A Brief Rumination on Paley’s Watchmaker Analogy
January 26, 2013 10 Comments
The problem with Paley’s teleological argument making an analogy between a watch and nature rests in assuming that the universe is clearly designed with purpose. Paley claims the intricacy of nature, (i.e. adaptation to environment through macro-evolution) in the development of life implies the involvement of an intelligent creator who designed life to have an effect, and that “the effect results from the arrangement”. That would mean that because there is life that is so complex in construction, then that in itself essentially proves the existence of a creator.
The gap between observing that there is intended design in the world around us and knowing that there is a creator still involves a leap of faith in assuming that just because there is some order in nature then that means it had to be designed by an intelligent creator. Quantum mechanics, and other advanced areas in science seem to reveal that there is more chaos than order in the universe in the first place. Yet Paley takes this thought into consideration, he claims that if there is imperfection or superfluous oddities in the design then that does not necessarily mean there is no creator. Paley goes on to defend against any similar objections to his watch analogy, and goes in depth in doing so, making his teleological argument more tangible and believable than ontological arguments.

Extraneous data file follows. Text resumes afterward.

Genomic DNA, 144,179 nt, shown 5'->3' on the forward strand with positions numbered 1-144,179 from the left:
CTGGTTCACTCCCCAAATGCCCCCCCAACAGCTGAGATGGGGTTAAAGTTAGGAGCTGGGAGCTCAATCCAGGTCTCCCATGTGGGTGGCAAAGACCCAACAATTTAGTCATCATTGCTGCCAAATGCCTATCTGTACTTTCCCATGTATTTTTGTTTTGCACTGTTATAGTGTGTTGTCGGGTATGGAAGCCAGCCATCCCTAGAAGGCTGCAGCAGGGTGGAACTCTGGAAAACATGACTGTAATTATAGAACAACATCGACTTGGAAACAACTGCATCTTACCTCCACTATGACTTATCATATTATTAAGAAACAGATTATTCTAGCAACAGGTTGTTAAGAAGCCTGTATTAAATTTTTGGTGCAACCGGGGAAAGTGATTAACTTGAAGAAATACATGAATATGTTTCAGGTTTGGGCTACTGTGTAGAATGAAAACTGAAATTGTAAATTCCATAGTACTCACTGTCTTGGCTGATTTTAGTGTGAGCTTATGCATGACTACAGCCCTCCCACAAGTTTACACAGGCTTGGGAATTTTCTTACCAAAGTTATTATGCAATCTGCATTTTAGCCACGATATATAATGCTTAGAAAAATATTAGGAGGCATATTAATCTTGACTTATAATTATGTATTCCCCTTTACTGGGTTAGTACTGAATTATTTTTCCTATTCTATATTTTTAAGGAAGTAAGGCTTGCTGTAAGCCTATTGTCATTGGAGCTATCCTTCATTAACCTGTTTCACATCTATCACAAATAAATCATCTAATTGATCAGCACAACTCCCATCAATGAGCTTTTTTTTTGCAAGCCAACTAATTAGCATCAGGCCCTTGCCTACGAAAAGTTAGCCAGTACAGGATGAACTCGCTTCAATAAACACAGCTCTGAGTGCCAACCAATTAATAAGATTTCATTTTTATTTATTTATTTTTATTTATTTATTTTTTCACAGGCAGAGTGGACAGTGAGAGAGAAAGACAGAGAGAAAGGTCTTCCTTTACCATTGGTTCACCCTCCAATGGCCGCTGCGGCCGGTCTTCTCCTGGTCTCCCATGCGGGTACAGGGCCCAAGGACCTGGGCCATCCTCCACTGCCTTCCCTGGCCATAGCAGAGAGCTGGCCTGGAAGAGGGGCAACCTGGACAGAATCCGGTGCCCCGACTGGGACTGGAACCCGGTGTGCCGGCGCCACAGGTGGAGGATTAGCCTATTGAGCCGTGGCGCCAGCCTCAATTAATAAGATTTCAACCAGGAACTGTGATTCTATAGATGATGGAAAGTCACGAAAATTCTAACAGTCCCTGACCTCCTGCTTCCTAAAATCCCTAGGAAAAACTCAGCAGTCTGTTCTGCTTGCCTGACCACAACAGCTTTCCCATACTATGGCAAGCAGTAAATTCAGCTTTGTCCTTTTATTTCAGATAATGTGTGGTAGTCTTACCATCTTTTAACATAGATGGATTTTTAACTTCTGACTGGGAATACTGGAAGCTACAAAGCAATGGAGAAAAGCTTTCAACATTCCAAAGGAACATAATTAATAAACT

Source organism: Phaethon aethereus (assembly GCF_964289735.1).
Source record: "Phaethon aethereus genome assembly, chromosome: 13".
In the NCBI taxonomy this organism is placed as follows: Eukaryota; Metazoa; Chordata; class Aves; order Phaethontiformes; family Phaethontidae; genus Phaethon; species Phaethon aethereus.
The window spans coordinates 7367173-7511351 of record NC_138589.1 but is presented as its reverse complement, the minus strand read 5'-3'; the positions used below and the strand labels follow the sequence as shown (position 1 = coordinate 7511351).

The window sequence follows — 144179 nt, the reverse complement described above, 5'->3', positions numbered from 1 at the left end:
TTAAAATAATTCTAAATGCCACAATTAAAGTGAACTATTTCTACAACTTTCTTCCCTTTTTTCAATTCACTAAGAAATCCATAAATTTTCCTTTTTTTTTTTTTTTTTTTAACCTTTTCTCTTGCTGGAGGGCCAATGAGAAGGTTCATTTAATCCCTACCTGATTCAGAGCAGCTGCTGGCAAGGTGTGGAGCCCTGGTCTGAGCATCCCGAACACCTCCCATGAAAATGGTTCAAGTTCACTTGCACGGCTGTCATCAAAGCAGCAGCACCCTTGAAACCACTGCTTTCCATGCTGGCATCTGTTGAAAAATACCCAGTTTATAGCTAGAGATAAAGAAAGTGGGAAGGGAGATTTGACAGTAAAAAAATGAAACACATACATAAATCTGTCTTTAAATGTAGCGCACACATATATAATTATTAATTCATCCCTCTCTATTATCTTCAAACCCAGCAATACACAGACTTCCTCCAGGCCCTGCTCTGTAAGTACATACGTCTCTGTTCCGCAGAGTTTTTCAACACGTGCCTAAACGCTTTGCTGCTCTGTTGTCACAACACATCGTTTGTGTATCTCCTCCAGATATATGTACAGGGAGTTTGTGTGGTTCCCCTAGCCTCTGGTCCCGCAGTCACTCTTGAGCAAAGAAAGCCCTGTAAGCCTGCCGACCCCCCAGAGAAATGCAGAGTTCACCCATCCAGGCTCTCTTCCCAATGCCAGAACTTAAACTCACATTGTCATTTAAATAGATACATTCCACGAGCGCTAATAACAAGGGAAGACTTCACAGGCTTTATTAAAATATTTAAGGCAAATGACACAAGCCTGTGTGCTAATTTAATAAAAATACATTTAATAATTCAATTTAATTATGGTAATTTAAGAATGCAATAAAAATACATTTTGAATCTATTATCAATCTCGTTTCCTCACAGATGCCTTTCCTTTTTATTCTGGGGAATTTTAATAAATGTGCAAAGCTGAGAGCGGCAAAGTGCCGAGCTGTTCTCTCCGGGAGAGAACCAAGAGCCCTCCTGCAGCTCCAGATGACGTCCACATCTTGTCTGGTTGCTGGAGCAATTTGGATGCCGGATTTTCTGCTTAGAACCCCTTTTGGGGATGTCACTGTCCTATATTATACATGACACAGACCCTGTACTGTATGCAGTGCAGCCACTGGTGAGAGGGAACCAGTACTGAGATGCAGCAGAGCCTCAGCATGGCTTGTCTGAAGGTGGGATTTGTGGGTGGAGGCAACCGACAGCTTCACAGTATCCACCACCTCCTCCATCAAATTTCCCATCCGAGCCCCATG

Paley also makes the watch analogy less exclusive than previous ontological arguments because he does not argue for the existence of a being in which nothing greater can be conceived, but he simply argues that creation was designed with purpose, requiring that there must be an intelligent creator.
Paley insists that because a creator designed the universe, then there must not be an independent natural law that works without the existence of a creator. Paley states, “that the maker of the watch before him, was, in truth and reality, the maker of every watch produced from it; there being no difference (except that the latter manifests a more exquisite skill) between the making of another watch with his own hands…” Paley is only able to deny the idea of natural order without a creator because he rejects mathematical infinity. Paley’s argument would be less tantalizing if mathematical infinity was put into play, as this would negate creation to ever have happened.